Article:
• Sounds like she’s identified the mental illness.
  • Seek psychological help.
  • You were not happily married and you are mentally ill.
  • I love these stories. It shows it’s a mental disorder with all these liberal women.


  • Lesbian recruitment article.
  • Abnormal lifestyle choice.
  • Leftist insanity.
  • Gay isn’t even real.
  • You are fooling yourself.
  • A story like this might be true in 1924, but not today. She knew she was gay.
  • These people just want to get their freak on.
  • Fetish is more important to liberal parents than kids. No wonder you love killing babies.
  • Stop this woke BS.
  • The left pushing sexual immorality and railing against family values again.


  • What Jew wrote this?

I have no words for that one.

We all understand that people are emboldened when their weapon is a keyboard and their superpower is the invisibility of the internet, but I didn’t realize quite how bad it was until now. 

One of the things that really surprised me is the reading comprehension level of so many humans. I mean, did they not read the essay? Did they not understand it? There was a common thread of me “abandoning my children,” but my children were high school/college aged when all this transpired. And they’re still my children. I left their father, not them.

Another common thread is that I did all of this for money, in particular, my ex’s money:

  • She tore apart her family and will be financially rewarded for doing so.
  • I’m willing to bet he’s paying alimony.
  • So he was cool with it until she took him to the cleaners.
  • Following your heart shouldn’t drain an innocent person of 50% of their material possessions and cash.
  • Guaranteed she collected her cash and prizes on her way out the door even though the guy did absolutely nothing wrong.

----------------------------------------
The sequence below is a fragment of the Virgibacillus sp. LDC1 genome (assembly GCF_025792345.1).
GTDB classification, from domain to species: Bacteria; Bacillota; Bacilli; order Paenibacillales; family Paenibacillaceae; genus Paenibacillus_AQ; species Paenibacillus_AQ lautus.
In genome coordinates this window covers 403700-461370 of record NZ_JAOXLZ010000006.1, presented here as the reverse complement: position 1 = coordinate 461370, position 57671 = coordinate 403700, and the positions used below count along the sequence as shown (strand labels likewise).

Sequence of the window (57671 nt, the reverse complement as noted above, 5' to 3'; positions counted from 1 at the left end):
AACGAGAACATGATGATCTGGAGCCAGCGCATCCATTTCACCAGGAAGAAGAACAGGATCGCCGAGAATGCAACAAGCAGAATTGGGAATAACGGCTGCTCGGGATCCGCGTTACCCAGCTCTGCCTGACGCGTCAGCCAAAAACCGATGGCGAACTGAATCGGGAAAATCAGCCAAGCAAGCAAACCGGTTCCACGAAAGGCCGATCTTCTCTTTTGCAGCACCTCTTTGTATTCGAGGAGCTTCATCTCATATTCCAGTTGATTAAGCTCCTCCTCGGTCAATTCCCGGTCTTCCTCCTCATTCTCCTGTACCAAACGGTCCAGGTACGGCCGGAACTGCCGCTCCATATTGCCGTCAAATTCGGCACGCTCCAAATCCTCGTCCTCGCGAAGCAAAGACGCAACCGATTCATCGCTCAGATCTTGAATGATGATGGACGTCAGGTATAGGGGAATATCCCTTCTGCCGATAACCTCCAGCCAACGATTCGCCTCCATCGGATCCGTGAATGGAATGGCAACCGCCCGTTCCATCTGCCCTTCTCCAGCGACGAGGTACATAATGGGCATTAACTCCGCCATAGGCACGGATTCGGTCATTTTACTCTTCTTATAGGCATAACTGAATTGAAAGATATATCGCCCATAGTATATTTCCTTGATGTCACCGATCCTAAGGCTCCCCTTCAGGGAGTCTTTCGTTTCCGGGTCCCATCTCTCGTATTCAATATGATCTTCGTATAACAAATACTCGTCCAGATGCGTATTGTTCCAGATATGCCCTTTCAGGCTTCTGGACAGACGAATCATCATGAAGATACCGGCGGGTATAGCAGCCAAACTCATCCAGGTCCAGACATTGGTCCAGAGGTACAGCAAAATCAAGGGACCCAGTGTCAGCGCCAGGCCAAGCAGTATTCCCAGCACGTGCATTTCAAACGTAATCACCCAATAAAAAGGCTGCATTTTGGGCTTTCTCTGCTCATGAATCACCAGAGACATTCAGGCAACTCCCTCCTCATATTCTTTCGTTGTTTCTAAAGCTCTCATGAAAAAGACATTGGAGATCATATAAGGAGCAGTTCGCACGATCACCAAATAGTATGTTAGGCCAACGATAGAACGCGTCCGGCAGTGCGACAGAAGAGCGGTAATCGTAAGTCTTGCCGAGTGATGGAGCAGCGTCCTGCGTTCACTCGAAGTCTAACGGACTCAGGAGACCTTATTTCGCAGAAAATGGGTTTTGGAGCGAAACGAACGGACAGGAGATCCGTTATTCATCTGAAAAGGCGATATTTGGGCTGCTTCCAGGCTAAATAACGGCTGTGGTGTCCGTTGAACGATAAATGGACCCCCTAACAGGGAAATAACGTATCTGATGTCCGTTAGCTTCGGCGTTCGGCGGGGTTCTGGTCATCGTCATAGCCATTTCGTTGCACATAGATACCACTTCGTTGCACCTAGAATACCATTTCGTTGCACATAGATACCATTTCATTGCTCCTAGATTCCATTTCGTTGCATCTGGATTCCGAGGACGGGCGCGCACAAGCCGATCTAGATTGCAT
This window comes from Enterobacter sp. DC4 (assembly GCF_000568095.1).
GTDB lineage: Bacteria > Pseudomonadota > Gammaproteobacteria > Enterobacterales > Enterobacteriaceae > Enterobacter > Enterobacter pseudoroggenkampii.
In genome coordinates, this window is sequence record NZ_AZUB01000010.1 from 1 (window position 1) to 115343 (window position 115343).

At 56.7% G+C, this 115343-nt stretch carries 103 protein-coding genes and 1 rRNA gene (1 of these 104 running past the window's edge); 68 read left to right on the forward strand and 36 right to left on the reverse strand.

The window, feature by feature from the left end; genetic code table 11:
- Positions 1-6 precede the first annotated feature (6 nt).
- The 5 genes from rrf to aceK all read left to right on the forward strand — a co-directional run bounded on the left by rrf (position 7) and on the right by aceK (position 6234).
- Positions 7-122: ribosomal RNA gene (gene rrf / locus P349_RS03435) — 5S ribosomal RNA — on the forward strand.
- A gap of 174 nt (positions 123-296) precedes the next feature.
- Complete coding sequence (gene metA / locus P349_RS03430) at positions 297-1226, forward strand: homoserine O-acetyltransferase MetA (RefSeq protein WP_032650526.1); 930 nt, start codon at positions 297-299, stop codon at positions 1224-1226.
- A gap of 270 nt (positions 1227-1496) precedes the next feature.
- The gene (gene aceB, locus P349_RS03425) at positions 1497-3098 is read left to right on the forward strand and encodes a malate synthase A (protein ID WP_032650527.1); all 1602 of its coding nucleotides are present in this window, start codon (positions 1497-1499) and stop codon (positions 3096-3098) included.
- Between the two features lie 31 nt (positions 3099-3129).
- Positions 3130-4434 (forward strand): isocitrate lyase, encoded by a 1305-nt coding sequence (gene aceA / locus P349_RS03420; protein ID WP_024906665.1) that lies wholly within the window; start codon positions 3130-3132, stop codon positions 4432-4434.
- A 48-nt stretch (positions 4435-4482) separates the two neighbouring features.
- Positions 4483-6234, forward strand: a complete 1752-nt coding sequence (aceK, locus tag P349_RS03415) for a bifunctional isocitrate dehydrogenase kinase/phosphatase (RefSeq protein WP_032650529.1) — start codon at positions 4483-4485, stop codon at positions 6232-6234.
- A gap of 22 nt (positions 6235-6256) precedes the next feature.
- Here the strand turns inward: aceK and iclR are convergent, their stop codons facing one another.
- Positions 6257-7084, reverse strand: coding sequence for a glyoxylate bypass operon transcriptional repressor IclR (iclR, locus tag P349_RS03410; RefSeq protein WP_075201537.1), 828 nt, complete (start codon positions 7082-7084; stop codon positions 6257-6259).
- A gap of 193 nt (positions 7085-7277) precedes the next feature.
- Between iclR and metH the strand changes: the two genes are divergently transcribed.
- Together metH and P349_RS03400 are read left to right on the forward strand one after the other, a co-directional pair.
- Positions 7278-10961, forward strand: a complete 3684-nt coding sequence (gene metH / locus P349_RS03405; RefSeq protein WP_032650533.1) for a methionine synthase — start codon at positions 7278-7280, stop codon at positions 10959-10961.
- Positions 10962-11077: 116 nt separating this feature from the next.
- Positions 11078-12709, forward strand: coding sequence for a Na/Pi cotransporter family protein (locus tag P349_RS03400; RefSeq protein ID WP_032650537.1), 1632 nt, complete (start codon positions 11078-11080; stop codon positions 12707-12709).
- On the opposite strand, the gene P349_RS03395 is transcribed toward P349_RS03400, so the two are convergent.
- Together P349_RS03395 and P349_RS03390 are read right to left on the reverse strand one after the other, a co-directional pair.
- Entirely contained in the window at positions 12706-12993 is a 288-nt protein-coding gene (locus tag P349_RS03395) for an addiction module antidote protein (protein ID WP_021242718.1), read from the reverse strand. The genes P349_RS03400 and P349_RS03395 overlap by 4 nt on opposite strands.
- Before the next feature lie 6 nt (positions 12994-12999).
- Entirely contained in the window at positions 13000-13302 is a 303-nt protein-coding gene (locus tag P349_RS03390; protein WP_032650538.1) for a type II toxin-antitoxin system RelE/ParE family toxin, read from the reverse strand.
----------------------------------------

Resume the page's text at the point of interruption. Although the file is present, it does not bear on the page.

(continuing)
Everyone can rest easy in the knowledge that my ex is doing just fine financially. (And I won’t even go into whether or not he “did nothing wrong.”) I’m the one who took the biggest financial hit, as most divorced women do. When we women trade some of our most lucrative working years to raise our little humans, we end up sacrificing financially in the long run. My career was never the family focus, his was. I supported him through two advanced degrees while I raised our four kids. And a lot of women who come out later in life also demand less from their spouses because of the guilt and shame associated with the divorce. That’s why he has the vast majority of the material possessions we acquired together.

I will also point out that at least 98% of the commenters were men. And of the few women who left comments, most of them had monikers like @conservativechick and @Mrs.M, which clearly suggests those are right-wing women who have played the parts of good wife and good mom that are societally expected—the ones who sacrifice themselves for everyone else. There was definitely a Trump-ism effect in the words those men left for me, an implied sense of being persecuted because they were men, an if the roles were reversed, men would be hung out to dry kind of defensiveness. I can assure you that as a woman, those commenters hung me out to dry. If they could have come at me with pitchforks and torches, I’m pretty sure they would have.

The other thing that kept rising to the surface were accusations of infidelity, but I clearly stated in the essay that my ex gave me permission to explore my feelings, and that we opened our marriage up to others in mutual agreement. I never snuck behind his back. We made these decisions as two consenting adults who were in deep communication with each other. But somehow, that message was ignored. It was easier to call me a cheating trollop than to actually acknowledge the time and effort we put into trying to save our marriage once I recognized my same-sex attraction.

And speaking of same-sex attraction, it would be so great if people in general had a grand realization that homosexuality isn’t all about SEX just because SEX is in the word itself. (There were soooo many comments about my same-sex “lust.”) I’m not sure why people see same-sex couples and immediately think about their sex lives. Do those same people look at heterosexual couples the same way? If they do, I think they might be the ones with the problem. Attraction to another human involves a million different things: communication, connection, comfort level, safety, security—sex is just one of many other components of love and attraction.